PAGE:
Magazine article New Statesman (1996)

Ed Mili's Grammar Lessons

Magazine article New Statesman (1996)

Ed Mili's Grammar Lessons

Article excerpt

To the second-floor Commons lair of Ed Miliband in the Norman Shaw South building -- a mix of 1920s grand hotel and dour provincial dole office. The Labour leader has hung posters from his party's past to brighten the corridors, an appropriate choice for the son of a celebrated Marxist historian, even if Dad Ralph had no faith in parliamentary socialism. Stephen Twigg, the un-twiglike shadow educashon secretary, may need to look away should he endorse Michael Gove's intention to extend existing grammar schools. A1959 election poster declares: "Give the children a chance -- scrap the Eleven Plus. Vote Labour." Seven Labour governments later, collectively serving 24 years in power, and grammar schools survive. Miliband, Jr should put that down as a broken promise.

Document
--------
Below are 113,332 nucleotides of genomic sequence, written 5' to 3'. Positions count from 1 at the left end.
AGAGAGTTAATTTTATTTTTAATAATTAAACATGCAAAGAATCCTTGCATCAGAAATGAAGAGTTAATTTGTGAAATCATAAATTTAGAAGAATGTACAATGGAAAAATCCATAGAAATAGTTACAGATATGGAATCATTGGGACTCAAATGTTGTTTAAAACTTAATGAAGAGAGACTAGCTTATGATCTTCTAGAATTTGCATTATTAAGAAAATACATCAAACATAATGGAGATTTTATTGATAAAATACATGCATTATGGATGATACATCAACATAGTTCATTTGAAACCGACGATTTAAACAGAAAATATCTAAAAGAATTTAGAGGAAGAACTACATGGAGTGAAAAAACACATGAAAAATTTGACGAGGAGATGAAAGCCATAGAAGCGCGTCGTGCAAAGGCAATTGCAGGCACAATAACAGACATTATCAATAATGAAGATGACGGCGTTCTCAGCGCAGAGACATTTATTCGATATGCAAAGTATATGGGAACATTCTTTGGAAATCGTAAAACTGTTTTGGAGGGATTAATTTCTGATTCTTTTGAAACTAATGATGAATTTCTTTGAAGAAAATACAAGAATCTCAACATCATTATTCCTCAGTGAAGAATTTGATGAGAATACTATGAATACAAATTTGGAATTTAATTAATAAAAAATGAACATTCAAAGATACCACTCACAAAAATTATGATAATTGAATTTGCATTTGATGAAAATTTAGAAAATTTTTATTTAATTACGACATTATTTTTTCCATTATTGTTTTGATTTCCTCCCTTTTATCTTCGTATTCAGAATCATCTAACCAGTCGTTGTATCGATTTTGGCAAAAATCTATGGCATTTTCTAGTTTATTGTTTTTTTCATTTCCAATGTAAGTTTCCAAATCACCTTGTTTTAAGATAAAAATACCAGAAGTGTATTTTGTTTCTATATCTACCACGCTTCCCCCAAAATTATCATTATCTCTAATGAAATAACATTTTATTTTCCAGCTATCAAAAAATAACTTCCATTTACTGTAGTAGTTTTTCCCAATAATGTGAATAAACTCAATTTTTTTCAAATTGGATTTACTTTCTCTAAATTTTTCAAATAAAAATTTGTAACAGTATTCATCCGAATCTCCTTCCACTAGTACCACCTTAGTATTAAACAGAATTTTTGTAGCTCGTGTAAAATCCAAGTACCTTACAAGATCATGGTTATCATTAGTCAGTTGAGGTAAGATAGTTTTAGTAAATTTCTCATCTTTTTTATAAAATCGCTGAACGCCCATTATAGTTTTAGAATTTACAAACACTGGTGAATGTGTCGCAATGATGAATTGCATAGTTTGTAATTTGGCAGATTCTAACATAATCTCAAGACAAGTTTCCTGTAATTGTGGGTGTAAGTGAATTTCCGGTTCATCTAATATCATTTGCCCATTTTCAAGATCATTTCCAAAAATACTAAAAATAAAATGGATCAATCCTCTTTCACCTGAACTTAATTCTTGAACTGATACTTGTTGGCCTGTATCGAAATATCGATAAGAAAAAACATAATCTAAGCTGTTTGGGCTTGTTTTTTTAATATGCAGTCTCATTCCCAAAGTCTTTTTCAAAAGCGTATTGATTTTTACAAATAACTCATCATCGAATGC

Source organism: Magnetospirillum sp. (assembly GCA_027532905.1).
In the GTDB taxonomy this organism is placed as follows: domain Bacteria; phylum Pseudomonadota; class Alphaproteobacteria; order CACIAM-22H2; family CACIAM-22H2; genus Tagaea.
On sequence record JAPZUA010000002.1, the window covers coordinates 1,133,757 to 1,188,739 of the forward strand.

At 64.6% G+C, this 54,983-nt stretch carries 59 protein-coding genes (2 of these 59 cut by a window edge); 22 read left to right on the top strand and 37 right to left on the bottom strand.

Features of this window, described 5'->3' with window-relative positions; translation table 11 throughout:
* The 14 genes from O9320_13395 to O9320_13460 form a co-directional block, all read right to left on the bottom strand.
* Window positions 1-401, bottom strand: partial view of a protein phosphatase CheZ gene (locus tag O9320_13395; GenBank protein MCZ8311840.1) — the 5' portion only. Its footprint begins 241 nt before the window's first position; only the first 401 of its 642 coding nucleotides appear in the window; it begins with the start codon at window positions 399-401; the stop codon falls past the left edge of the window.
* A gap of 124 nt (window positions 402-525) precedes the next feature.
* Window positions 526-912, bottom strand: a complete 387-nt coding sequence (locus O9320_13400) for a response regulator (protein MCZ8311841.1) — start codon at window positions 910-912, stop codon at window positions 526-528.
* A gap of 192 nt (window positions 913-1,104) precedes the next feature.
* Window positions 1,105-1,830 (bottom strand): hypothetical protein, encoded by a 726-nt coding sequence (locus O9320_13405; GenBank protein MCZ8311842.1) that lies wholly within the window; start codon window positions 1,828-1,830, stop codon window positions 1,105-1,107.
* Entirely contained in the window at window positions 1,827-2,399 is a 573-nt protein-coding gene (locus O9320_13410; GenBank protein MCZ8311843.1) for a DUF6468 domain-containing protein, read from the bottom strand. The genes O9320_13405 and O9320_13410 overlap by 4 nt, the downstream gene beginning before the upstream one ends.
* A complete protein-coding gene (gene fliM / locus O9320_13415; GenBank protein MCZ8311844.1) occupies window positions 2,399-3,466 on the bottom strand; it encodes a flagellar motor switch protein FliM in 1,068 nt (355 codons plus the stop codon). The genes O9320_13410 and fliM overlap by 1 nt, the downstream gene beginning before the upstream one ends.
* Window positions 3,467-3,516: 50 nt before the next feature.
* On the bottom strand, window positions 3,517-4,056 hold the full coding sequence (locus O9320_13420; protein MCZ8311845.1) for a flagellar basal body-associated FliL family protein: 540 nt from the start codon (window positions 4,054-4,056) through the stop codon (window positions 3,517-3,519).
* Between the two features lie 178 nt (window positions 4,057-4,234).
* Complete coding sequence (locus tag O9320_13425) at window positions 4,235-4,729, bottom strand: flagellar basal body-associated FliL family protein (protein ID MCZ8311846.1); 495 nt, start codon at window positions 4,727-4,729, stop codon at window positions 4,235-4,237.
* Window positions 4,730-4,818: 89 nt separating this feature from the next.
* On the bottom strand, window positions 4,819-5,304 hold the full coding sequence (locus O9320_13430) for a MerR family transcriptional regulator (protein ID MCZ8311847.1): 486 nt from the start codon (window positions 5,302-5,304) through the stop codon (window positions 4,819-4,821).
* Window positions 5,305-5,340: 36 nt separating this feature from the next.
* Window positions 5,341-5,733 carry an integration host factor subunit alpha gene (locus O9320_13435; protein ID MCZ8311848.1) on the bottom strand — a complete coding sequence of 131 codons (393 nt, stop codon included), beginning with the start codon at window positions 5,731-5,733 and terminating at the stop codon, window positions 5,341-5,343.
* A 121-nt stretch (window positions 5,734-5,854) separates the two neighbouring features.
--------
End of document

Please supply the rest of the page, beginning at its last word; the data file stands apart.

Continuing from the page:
Politicians don't buy books, preferring to leaf through the index in Waterstone's to check for a mention. One tome many a nervous New Labour figure may hope to evade, however, is Revolutionary Communist at Work: a Political Biography of Bert Ramelson. The industrial organiser of the Communist Party of Great Britain enjoyed below-the-radar relations with many a fellow-traveller in the Labour and trade union movements during the strike-torn 1960s and 1970s. Marxism to militant moderation is a well-trodden path for New Labour, but I hear certain luminaries hoped to leave their past behind.

The St Paul's encampment uncovered a dislike of tents by Douglas Alexander, Labour's spokesman on events abroad. Wee Dougie, I'm told, would ban all camping - legal and illegal - if tyrant for the day. …

Search by... Author
Show... All Results Primary Sources Peer-reviewed

Oops!

An unknown error has occurred. Please click the button below to reload the page. If the problem persists, please try again in a little while.